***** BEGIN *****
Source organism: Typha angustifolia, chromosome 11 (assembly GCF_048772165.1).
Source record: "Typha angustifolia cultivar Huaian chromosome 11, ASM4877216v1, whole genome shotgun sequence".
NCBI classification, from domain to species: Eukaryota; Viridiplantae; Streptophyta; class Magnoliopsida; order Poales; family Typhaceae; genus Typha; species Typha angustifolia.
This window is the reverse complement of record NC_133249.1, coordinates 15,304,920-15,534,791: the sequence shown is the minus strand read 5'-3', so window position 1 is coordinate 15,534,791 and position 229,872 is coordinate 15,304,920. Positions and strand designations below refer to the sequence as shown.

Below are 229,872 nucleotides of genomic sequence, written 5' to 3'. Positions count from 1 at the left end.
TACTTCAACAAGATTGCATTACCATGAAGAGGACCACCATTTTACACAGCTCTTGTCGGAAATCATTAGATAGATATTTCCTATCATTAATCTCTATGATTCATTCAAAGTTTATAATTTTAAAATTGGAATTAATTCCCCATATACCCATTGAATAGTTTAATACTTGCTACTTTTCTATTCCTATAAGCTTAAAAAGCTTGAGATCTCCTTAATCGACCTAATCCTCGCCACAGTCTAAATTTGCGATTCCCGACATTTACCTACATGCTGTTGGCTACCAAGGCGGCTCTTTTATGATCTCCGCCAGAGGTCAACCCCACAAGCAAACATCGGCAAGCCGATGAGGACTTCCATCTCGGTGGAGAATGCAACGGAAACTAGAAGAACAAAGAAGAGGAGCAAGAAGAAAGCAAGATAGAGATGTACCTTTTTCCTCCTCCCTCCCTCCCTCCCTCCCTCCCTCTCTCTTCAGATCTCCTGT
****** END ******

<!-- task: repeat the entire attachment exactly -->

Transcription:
Source organism: Typha angustifolia, chromosome 11 (assembly GCF_048772165.1).
Source record: "Typha angustifolia cultivar Huaian chromosome 11, ASM4877216v1, whole genome shotgun sequence".
NCBI classification, from domain to species: Eukaryota; Viridiplantae; Streptophyta; class Magnoliopsida; order Poales; family Typhaceae; genus Typha; species Typha angustifolia.
This window is the reverse complement of record NC_133249.1, coordinates 15,304,920-15,534,791: the sequence shown is the minus strand read 5'-3', so window position 1 is coordinate 15,534,791 and position 229,872 is coordinate 15,304,920. Positions and strand designations below refer to the sequence as shown.

Below are 229,872 nucleotides of genomic sequence, written 5' to 3'. Positions count from 1 at the left end.
TACTTCAACAAGATTGCATTACCATGAAGAGGACCACCATTTTACACAGCTCTTGTCGGAAATCATTAGATAGATATTTCCTATCATTAATCTCTATGATTCATTCAAAGTTTATAATTTTAAAATTGGAATTAATTCCCCATATACCCATTGAATAGTTTAATACTTGCTACTTTTCTATTCCTATAAGCTTAAAAAGCTTGAGATCTCCTTAATCGACCTAATCCTCGCCACAGTCTAAATTTGCGATTCCCGACATTTACCTACATGCTGTTGGCTACCAAGGCGGCTCTTTTATGATCTCCGCCAGAGGTCAACCCCACAAGCAAACATCGGCAAGCCGATGAGGACTTCCATCTCGGTGGAGAATGCAACGGAAACTAGAAGAACAAAGAAGAGGAGCAAGAAGAAAGCAAGATAGAGATGTACCTTTTTCCTCCTCCCTCCCTCCCTCCCTCCCTCCCTCTCTCTTCAGATCTCCTGT